“I did not take much time in deliberating, but chose instantly the profession of a soldier—Taking therefore a tender leave of my father and mother, and giving a little advice to my sister, I set out for Paris, and entered myself in the old regiment of Picardy, as a volunteer—By assiduity and attention, I received the praise of the Colonel of our regiment, who would have advanced me to a subaltern officer’s rank, but I refused, alledging, as a reason, that I thought myself superior to that rank already, and would never accept of any other situation, but that of a full commissioned officer—he stared at me, and went away without saying a word.—Not long after, however, he sent for me, and put into my hands a commission—I was penetrated with gratitude, yet wanted words to thank him—He received my attempts, and telling me he had my interest at heart, put into my hand a draught on his banker for 500 livres, as, he said, I should want some necessaries now I was advanced to my new rank.—I could not speak my sense of the favour, my heart was so overwhelmed with gratitude—he saw it, and to relieve me walked out of the tent.
“From that day the Colonel took particular notice of me, and made me his constant companion.—To gain his confidence the more, I related to him the history of my life, not disguising from him my real name—This, though it increased not his friendship for me, increased his respect, and he considered me in birth, as his equal.
“I made under him many campaigns, and had already advanced to the rank of captain, when we were ordered on a secret, and a very important service, what soldier’s term, a forlorn hope.—The night before we set out on our march, the Colonel spent with me, in giving me directions how to manage his affairs in case of his death, at the same time presenting me with his will, told me he had appointed me his executor—I was flattered with this mark of distinction, and in return, requested him, should it be my lot to fall, to take the trouble of acquainting my parents with it. He promised to do it, and we spent the rest of the evening in conversing on our intended expedition, which we agreed would certainly deprive us of the flower of our troops.
“The next morning early, we began our march, and about set of sun, arrived near the destined place, where we halted, and rested upon our arms for that night—At dawn of day we began our march, thinking to surprise the enemy asleep, and thereby gain a victory without much loss of blood—we were disappointed—passing through a narrow defile, the enemy on a sudden burst upon us, and hemmed us in—Surprise, for a few minutes, struck us motionless—sensible however, that something must be done and that quickly, the Colonel looked at me, and gave orders to charge the enemy sword in hand, and cut our way through them—we did so—the engagement was fierce and bloody, for we had superior numbers to contend with—However, we accomplished our ends, though with the loss of a great number of men. The enemy still harrassed us in our retreat, and by a well directed shot, wounded our Colonel mortally—he fell from his horse—I instantly ran up to him and placed him on my knee,—he was on the point of death—the ball had penetrated the coats of the heart—he looked with much affection on me, pressing my hand fervently, and saying, Remember what I told you, expired in my arms—my grief was unutterable—I know not to what ends my rage might have led me, had not the soldiers forcibly conveyed me back to our former station—when a little recovered from my distraction, I remembered the dying request of my friend, and going into his tent, broke open his will, in the presence of three brother officers—It bequeathed the bulk of his effects, which were not very considerable to his only daughter, leaving her in my charge, and to me also, bequeathing a very handsome present.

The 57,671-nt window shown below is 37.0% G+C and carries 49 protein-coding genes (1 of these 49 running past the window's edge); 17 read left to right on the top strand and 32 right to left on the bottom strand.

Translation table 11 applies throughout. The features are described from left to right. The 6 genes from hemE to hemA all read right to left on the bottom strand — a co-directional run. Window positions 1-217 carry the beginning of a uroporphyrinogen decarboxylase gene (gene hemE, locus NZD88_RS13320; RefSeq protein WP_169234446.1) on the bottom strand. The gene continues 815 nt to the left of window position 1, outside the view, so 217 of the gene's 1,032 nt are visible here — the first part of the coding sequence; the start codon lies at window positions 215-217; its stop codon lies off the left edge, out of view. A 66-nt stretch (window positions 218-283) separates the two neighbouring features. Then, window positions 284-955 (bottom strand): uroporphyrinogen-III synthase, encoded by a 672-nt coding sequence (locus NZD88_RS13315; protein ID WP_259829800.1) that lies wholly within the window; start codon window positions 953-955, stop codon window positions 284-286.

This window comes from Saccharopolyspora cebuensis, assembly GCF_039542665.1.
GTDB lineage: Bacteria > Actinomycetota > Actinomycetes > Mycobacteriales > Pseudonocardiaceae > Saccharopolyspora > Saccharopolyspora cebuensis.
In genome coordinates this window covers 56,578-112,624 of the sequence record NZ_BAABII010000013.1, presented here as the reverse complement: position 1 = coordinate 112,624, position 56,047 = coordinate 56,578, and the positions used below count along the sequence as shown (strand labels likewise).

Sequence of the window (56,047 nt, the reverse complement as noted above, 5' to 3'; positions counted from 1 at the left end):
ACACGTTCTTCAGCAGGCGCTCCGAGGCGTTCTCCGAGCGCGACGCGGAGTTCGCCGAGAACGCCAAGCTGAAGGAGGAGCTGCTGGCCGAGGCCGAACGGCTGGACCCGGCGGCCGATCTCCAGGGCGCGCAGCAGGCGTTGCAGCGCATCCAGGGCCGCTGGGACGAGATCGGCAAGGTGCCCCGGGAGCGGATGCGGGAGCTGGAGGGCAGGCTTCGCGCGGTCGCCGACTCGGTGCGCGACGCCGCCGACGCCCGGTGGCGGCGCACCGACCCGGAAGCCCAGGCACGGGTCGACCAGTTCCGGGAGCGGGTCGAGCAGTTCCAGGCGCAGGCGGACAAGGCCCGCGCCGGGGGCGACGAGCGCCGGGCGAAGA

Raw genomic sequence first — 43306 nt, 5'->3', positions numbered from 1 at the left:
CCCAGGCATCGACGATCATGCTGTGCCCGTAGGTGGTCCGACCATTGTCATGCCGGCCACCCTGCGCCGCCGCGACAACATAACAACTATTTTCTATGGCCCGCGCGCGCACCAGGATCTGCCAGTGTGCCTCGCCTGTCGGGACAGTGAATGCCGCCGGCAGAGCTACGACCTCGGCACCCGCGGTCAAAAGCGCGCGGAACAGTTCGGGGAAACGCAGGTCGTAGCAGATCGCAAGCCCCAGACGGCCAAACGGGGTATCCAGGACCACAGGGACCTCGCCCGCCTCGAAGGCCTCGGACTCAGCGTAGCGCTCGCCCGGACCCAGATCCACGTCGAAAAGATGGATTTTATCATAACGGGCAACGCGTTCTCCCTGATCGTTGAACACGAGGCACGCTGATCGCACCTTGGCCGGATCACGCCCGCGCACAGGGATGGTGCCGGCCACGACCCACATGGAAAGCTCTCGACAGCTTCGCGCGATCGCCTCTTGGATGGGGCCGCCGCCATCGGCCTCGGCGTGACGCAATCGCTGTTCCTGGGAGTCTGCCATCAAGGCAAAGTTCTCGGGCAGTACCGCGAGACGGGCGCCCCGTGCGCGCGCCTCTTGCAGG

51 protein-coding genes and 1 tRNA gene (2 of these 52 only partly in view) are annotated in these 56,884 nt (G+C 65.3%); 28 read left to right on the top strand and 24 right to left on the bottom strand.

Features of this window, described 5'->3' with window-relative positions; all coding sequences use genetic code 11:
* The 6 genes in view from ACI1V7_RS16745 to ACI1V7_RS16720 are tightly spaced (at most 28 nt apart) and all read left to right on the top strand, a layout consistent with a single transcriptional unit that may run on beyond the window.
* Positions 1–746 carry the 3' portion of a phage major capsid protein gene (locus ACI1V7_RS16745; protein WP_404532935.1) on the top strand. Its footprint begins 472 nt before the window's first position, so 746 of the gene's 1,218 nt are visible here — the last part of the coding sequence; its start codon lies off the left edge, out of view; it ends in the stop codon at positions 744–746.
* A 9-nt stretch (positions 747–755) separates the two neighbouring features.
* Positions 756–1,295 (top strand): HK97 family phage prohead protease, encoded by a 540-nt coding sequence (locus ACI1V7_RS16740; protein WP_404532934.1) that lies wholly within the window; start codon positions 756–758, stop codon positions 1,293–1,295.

“After paying the last tribute of friendship to the memory of my departed friend, I proceeded in the duties of my station, ’till the end of the campaign, when I requested leave of absence from my quarters, and proceeded to Aix le Chapelle, where his daughter was, to communicate to her the distressing intelligence of the death of her father.